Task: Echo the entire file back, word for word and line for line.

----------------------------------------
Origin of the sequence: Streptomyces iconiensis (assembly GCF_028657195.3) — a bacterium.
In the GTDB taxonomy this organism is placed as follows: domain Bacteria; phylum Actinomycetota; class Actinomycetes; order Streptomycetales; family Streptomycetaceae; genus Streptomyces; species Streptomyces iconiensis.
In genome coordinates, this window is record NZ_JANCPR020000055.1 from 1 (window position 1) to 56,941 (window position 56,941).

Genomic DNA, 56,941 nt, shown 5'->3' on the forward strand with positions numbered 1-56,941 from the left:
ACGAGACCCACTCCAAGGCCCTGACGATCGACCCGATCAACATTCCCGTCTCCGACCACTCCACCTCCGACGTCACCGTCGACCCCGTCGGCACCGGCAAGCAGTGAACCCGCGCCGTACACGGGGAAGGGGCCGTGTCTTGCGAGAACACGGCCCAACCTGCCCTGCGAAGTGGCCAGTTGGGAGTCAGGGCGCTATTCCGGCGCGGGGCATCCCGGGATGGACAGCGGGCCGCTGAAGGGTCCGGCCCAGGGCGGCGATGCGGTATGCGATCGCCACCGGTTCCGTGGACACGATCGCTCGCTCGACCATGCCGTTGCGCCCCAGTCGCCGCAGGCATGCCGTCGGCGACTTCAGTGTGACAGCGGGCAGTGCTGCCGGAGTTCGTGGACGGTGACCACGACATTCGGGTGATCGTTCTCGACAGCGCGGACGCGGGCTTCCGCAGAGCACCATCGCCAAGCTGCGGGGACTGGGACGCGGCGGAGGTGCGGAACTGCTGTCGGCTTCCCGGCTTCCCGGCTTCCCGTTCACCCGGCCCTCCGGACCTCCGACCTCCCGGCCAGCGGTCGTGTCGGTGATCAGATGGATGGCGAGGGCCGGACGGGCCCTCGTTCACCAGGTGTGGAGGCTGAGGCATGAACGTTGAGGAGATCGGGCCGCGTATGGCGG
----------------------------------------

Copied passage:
Origin of the sequence: Streptomyces iconiensis (assembly GCF_028657195.3) — a bacterium.
In the GTDB taxonomy this organism is placed as follows: domain Bacteria; phylum Actinomycetota; class Actinomycetes; order Streptomycetales; family Streptomycetaceae; genus Streptomyces; species Streptomyces iconiensis.
In genome coordinates, this window is record NZ_JANCPR020000055.1 from 1 (window position 1) to 56,941 (window position 56,941).

Genomic DNA, 56,941 nt, shown 5'->3' on the forward strand with positions numbered 1-56,941 from the left:
ACGAGACCCACTCCAAGGCCCTGACGATCGACCCGATCAACATTCCCGTCTCCGACCACTCCACCTCCGACGTCACCGTCGACCCCGTCGGCACCGGCAAGCAGTGAACCCGCGCCGTACACGGGGAAGGGGCCGTGTCTTGCGAGAACACGGCCCAACCTGCCCTGCGAAGTGGCCAGTTGGGAGTCAGGGCGCTATTCCGGCGCGGGGCATCCCGGGATGGACAGCGGGCCGCTGAAGGGTCCGGCCCAGGGCGGCGATGCGGTATGCGATCGCCACCGGTTCCGTGGACACGATCGCTCGCTCGACCATGCCGTTGCGCCCCAGTCGCCGCAGGCATGCCGTCGGCGACTTCAGTGTGACAGCGGGCAGTGCTGCCGGAGTTCGTGGACGGTGACCACGACATTCGGGTGATCGTTCTCGACAGCGCGGACGCGGGCTTCCGCAGAGCACCATCGCCAAGCTGCGGGGACTGGGACGCGGCGGAGGTGCGGAACTGCTGTCGGCTTCCCGGCTTCCCGGCTTCCCGTTCACCCGGCCCTCCGGACCTCCGACCTCCCGGCCAGCGGTCGTGTCGGTGATCAGATGGATGGCGAGGGCCGGACGGGCCCTCGTTCACCAGGTGTGGAGGCTGAGGCATGAACGTTGAGGAGATCGGGCCGCGTATGGCGG